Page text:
Disney buys much of Fox in megamerger that will shake world of entertainment and media

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(Richard Drew/AP)

NEW YORK — The Walt Disney Company, an entertainment firm as sprawling as one of its landmark theme parks, has pulled off one of the largest media mergers in history by acquiring the majority of assets from rival 21st Century Fox.

The announcement resets the Hollywood power grid. Disney, the nation’s largest studio by box office returns and the company behind the Marvel and “Star Wars” franchises, is acquiring Fox, the third-largest studio known for backing some of Hollywood’s most critically acclaimed films, as well as the blockbuster “X-Men” series. It also brings together Fox, owner of FX, National Geographic and “The Simpsons,” with the company behind ESPN and ABC.

Disney will pay $52.4 billion for Fox, which will spin off Fox broadcast networks and the Fox News Channel and Fox Business Channel, leaving them in the hands of Rupert Murdoch, chairman of 21st Century Fox. Robert Iger, the chairman and chief executive of Disney who had been rumored to be considering a run for president, will continue with the combined firm through 2021.

“The acquisition of this stellar collection of businesses from 21st Century Fox reflects the increasing consumer demand for a rich diversity of entertainment experiences that are more compelling, accessible and convenient than ever before,” Iger said in a statement Thursday morning. “We’re excited about this extraordinary opportunity to significantly increase our portfolio of well-loved franchises and branded content to greatly enhance our growing direct-to-consumer offerings.”

“We are extremely proud of all that we have built at 21st Century Fox, and I firmly believe that this combination with Disney will unlock even more value for shareholders as the new Disney continues to set the pace in what is an exciting and dynamic industry,” added Murdoch.

Disney will also acquire Fox’s 30 percent stake in Hulu, a group of U.S. cable stations including FX and National Geographic, several powerhouse international satellite channels such as Star India and Sky Italia, and a host of U.S. regional sports outlets. Disney hopes the beefed-up company will be better equipped to tackle a slew of Silicon Valley giants.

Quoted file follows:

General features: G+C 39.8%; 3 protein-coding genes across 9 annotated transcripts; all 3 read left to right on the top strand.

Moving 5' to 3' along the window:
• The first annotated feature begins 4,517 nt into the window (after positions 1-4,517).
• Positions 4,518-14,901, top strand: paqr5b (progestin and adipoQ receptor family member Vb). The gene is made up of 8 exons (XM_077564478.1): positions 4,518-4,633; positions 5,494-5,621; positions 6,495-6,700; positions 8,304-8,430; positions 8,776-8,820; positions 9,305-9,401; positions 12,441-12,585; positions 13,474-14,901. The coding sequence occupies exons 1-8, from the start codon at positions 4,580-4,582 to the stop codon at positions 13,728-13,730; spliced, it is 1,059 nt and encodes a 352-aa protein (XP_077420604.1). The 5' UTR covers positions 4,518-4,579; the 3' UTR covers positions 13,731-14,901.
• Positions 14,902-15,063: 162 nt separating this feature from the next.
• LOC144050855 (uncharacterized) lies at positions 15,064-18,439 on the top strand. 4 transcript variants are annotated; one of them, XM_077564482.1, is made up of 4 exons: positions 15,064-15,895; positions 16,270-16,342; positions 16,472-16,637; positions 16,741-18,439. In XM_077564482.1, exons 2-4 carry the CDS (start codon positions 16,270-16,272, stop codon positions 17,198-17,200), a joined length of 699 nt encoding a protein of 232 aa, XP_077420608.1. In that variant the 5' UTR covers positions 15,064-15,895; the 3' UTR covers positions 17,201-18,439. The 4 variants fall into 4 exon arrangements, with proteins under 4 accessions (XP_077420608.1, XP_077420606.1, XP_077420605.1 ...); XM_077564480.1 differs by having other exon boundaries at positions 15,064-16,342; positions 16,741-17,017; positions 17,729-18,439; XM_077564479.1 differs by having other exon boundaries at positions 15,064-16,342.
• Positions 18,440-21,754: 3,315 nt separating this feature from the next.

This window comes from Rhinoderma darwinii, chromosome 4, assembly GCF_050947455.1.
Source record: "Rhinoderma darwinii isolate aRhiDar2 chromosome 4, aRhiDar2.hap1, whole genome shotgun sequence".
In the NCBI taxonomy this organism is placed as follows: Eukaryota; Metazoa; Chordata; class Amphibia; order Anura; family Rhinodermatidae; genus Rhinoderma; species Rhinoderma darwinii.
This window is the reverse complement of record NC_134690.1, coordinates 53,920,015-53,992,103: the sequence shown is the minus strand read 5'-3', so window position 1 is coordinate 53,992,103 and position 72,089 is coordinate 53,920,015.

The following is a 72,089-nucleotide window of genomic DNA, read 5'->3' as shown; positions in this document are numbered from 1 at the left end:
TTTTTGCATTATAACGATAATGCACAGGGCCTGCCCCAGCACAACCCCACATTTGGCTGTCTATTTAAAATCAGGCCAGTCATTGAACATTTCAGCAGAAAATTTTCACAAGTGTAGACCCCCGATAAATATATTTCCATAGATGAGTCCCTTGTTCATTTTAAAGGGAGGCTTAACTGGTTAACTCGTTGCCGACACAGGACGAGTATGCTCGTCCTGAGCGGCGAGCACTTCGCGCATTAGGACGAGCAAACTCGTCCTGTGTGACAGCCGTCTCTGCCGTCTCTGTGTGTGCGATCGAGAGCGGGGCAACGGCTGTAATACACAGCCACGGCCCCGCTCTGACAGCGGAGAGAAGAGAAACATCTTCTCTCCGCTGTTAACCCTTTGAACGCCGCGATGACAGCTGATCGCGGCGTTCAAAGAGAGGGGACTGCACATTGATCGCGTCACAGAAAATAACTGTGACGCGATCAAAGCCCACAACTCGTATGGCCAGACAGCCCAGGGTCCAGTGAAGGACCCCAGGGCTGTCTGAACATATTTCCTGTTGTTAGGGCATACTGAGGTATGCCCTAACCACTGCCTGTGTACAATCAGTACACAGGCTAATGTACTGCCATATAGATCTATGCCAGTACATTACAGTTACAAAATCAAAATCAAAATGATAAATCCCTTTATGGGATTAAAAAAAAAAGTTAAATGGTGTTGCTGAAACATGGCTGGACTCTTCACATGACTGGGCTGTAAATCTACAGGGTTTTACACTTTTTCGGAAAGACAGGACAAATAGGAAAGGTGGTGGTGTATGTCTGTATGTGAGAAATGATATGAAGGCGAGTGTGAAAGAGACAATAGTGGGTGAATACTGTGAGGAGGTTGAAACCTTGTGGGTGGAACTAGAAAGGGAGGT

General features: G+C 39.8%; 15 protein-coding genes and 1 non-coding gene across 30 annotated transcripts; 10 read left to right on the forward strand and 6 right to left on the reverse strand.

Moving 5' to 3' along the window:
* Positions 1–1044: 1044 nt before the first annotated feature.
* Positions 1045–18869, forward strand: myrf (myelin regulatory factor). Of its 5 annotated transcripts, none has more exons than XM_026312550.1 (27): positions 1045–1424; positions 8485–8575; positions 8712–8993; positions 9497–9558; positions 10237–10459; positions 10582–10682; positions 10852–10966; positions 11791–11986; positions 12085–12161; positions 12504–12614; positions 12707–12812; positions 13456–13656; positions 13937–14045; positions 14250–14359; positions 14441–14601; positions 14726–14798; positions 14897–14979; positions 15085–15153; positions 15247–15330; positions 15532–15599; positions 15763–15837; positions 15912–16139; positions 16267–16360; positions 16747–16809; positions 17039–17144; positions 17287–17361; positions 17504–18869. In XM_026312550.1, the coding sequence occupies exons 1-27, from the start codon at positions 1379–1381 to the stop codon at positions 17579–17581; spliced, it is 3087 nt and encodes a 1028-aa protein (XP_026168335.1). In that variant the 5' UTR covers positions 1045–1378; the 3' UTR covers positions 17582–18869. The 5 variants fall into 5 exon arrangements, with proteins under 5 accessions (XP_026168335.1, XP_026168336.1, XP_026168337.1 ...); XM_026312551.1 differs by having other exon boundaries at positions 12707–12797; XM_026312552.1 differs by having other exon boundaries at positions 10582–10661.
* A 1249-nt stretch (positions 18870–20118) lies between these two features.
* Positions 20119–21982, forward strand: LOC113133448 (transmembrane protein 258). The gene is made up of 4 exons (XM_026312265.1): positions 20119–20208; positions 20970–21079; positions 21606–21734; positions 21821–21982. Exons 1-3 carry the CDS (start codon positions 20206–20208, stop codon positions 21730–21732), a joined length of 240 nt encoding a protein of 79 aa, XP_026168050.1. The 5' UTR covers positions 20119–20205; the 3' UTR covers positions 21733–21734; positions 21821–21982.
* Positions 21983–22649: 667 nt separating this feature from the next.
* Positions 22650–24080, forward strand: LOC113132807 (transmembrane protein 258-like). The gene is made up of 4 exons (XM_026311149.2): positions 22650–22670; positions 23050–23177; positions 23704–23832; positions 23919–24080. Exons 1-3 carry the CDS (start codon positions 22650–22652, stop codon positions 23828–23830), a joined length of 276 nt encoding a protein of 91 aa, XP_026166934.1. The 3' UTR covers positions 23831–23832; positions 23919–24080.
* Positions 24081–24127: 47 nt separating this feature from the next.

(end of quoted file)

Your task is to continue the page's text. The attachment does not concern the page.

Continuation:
Equally important, the deal will take Murdoch out of much of the scripted television game and all of the film business, ending a Hollywood association that began more than three decades ago when Murdoch paid about $600 million to buy 20th Century Fox from industrialist Marvin Davis and crested as recently as 2014 when Fox led all studios by market share for the first time this century.

Regulators and shareholders must still approve the deal, but analysts do not expect it to face problems. The DOJ is currently suing AT&T to stop its acquisition of Time Warner, noting concerns about the marriage of a distributor and content provider.

Combined, the new Disney could boast as much as $75 billion in revenue, with nearly a third coming from Fox assets.

Fox currently employs an estimated 27,000 people around the world, many of them at the divisions being acquired by Disney.

The deal makes Disney a behemoth of the type entertainment has never seen before and sets the stage for a battle with Silicon Valley titans like Netflix, Apple and Google. The conglomerate is building up scale in the hope of fending off those firms’ forays into the content market; it is also stockpiling content for a new streaming service that it hopes will stem a tide of cord-cutting that has afflicted properties like ESPN.

Disney’s move hints at a further industry consolidation, analysts say, that could see Viacom, CBS, Lionsgate and Sony seek large buyers too, and leave just a few large legacy conglomerates such as Disney-Fox, Comcast Universal and a potential AT&T Time Warner.

For Iger, Thursday’s deal amounts to another feather in an already decorated cap that includes the successful acquisitions of Pixar, Marvel and Lucasfilm.

But Fox will provide the greatest integration challenge yet, with many of the newly acquired company’s divisions overlapping with Disney’s existing operations. And greater scale, while valuable in negotiating traditional distributor deals with cable operators and movie theaters, is no guarantee of direct-to-consumer success.

The news provides a bookend of sorts to a merger in 1995 that also saw Disney combine with a television giant — Capital Cities/ABC — setting off a wave of entertainment-conglomerate consolidation. Coincidentally, it was that deal that brought Iger into the Disney fold; he was the president of Capital Cities/ABC at the time.

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